Imaging the gastrin-releasing peptide receptor (GRPR)

The gastrin-releasing peptide receptor (GRPR) is a G protein-coupled receptor aberrantly expressed in some cancers, including prostate, colon and lung (Jensen et al. 2008), and numerous [18F]AlF-based radioligands have been developed based around bombesin (BBN) analogues (Fig. 10), either full-length or truncated sequences, which bind to GRPR with a high selectivity and affinity. The instability of BBN radioconjugates have limited the clinical translation of these probes (Vincentis et al. 2002, 2004; Scopinaro et al. 2003; Wiele et al. 2001, 2008; Ananias et al. 2013). Table 6 lists all probes discussed in this section along with their serum stability, tumour-to-blood (T:B) and tumour-to-muscle (T:M) ratios where available.

Fig. 10
figure10

Structures of [18F]AlF BBN analogs targeting GRPR

Table 6 A summary of GRPR targeted radiopharmaceuticals and their serum stabilities, tumour-to-blood (T:B) and tumour-to-muscle (T:M) ratios at a given time point post-injection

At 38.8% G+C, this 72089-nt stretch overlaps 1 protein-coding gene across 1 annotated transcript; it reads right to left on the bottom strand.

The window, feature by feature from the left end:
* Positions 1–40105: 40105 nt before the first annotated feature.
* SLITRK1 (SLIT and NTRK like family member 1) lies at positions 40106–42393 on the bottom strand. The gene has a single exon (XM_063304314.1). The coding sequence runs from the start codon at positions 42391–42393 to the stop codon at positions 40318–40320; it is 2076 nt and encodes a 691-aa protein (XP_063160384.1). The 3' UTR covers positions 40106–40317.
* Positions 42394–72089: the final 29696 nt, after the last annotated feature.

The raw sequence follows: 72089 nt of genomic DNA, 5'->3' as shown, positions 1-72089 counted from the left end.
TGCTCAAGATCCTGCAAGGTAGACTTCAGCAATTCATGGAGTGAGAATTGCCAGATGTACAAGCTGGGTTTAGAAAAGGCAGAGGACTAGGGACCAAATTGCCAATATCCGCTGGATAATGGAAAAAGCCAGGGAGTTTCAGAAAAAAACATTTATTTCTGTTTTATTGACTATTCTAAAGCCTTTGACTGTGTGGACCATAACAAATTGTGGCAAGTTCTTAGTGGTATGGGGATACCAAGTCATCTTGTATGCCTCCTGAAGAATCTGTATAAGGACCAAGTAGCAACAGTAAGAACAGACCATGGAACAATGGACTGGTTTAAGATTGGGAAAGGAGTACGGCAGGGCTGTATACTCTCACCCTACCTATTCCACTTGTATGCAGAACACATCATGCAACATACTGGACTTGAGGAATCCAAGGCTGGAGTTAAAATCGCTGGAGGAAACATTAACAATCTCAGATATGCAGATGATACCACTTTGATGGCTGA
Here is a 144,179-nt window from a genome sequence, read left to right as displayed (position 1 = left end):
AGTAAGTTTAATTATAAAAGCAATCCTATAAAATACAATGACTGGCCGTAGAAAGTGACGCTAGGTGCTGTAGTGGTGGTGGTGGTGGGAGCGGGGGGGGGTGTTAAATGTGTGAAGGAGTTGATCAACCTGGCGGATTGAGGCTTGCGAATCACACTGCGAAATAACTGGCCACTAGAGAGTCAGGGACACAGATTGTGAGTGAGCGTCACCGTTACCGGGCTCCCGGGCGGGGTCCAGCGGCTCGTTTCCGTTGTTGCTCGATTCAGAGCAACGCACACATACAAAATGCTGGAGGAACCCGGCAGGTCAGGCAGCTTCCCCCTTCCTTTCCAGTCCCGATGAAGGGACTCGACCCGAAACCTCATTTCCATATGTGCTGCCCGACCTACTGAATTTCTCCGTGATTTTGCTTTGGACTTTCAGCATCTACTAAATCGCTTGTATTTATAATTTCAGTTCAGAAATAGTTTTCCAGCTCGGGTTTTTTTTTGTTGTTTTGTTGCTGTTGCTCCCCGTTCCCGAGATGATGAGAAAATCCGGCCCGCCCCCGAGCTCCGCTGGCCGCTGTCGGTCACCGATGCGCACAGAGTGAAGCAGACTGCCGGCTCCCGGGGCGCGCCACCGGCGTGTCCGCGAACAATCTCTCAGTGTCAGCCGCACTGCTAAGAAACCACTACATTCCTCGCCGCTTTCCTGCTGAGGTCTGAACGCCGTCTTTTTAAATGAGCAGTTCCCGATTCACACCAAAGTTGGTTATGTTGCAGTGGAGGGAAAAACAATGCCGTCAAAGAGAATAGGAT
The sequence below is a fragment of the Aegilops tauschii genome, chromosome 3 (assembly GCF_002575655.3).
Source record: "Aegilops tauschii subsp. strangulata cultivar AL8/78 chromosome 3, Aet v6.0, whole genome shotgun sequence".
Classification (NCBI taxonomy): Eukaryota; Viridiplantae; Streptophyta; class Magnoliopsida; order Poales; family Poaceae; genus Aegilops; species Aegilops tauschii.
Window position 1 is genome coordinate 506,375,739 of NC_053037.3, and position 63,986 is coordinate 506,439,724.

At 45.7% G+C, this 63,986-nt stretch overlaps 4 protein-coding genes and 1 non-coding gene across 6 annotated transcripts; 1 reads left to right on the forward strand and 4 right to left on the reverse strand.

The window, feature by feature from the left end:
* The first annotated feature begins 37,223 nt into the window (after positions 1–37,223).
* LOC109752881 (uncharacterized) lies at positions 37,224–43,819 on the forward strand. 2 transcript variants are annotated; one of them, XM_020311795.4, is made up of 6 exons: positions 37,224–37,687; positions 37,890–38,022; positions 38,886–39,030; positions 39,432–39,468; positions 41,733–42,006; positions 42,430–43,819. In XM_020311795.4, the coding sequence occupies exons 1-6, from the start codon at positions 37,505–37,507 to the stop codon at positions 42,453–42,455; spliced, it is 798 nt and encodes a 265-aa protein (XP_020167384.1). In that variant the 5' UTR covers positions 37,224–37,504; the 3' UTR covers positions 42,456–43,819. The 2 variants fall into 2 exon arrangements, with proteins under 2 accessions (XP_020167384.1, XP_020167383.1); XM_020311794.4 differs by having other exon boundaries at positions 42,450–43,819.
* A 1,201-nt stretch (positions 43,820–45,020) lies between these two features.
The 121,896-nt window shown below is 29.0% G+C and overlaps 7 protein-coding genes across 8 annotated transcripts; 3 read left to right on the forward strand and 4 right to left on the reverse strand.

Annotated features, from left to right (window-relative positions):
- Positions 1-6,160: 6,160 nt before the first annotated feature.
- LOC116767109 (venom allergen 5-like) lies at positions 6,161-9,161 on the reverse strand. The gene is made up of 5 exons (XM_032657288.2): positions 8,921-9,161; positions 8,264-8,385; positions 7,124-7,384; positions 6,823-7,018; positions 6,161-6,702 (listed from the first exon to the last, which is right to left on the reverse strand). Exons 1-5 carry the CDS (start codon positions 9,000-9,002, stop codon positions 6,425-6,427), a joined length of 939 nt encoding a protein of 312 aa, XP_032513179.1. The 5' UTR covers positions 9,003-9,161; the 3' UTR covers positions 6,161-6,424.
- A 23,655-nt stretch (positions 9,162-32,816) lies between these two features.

Dijkgraaf et al. (2012) first described an [18F]AlF labelled NOTA-conjugated BBN analogue ([18F]AlF-NOTA-8-Aoc-BBN(7–14)NH2) which was produced in a RCY > 50% and molar activity > 10 GBq/µmol within 45 min. Uptake in PC-3 tumours at 1 h p.i. was 2.15 ± 0.55%ID/g and the signal was confirmed to be specific by co-injection of a blocking dose of NOTA-8-Aoc-BBN(7–14)NH2 (Dijkgraaf et al. 2012). Liu et al. (2013) synthesised [18F]AlF-NODAGA-RM1 and [18F]AlF-NODAGA-AMBA analogues. The [18F]AlF-NODAGA-RM1 and [18F]AlF-NODAGA-AMBA peptides were labelled in 40 min with a radiochemical yield of 5.6 ± 1.1% and 4.9 ± 1.3%, respectively; the molar activity was > 1.85 GBq/µmol (Liu et al. 2013). The [18F]AlF-NODAGA-RM1 radioligand was most stable in serum whereas [18F]AlF-NODAGA-AMBA degraded. Both [18F]AlF-NODAGA-RM1 and [18F]AlF-NODAGA-AMBA exhibited excellent in vivo tumour uptake (3.70 ± 0.70 and 4.60 ± 1.50%ID/g at 0.5 h) with [18F]AlF-NODAGA-RM1 showing significantly higher uptake than [18F]AlF-NODAGA-AMBA at 1 and 2 h p.i. time points (Liu et al. 2013). The authors conclude that [18F]AlF-NODAGA-RM1 is the most promising radioligand. Full-length BBN peptides are poorly stable in vivo so efforts were made by Carlucci et al. (2015) to stabilise the peptide using peptidase resistant lanthionine thioether crosslinked amino acids. Two radioconjugates were synthesised, [18F]AlF-NOTA-4,7-lanthionine-BBN and [18F]AlF-NOTA-2,6-lanthionine-BBN, which were produced in a RCY of 50–60% (d.c) with a molar activity > 63 GBq/µmol and > 88 GBq/µmol, respectively (Carlucci et al. 2015). Tumour uptake of both [18F]AlF-NOTA-4,7-lanthionine-BBN and [18F]AlF-NOTA-2,6-lanthionine-BBN in PC-3 xenografts at 120 min p.i. was 0.82 ± 0.23 and 1.40 ± 0.81%ID/g, respectively; moreover, both radioconjugates exhibited high in vivo stability with an average of 87–88% intact tracer in the tumour, confirming that lanthionine crosslinkers were advantageous (Carlucci et al. 2015). Introducing a hydrophilic linker into BBN analogues, as demonstrated by Pan et al. (2014) in their report of [18F]AlF-NOTA(6)-MATBBN can improve the PK profile of the radioconjugate and lead to high tumour uptake (4.59 ± 0.40%ID/g at 60 min p.i.) and excellent T:M contrast (6.77 ± 1.10) by image analysis. [18F]AlF-NOTA(6)-MATBBN was produced in a RCY of 62.5 ± 2.1% with a molar activity of at least 30 GBq/µmol (Pan et al. 2014).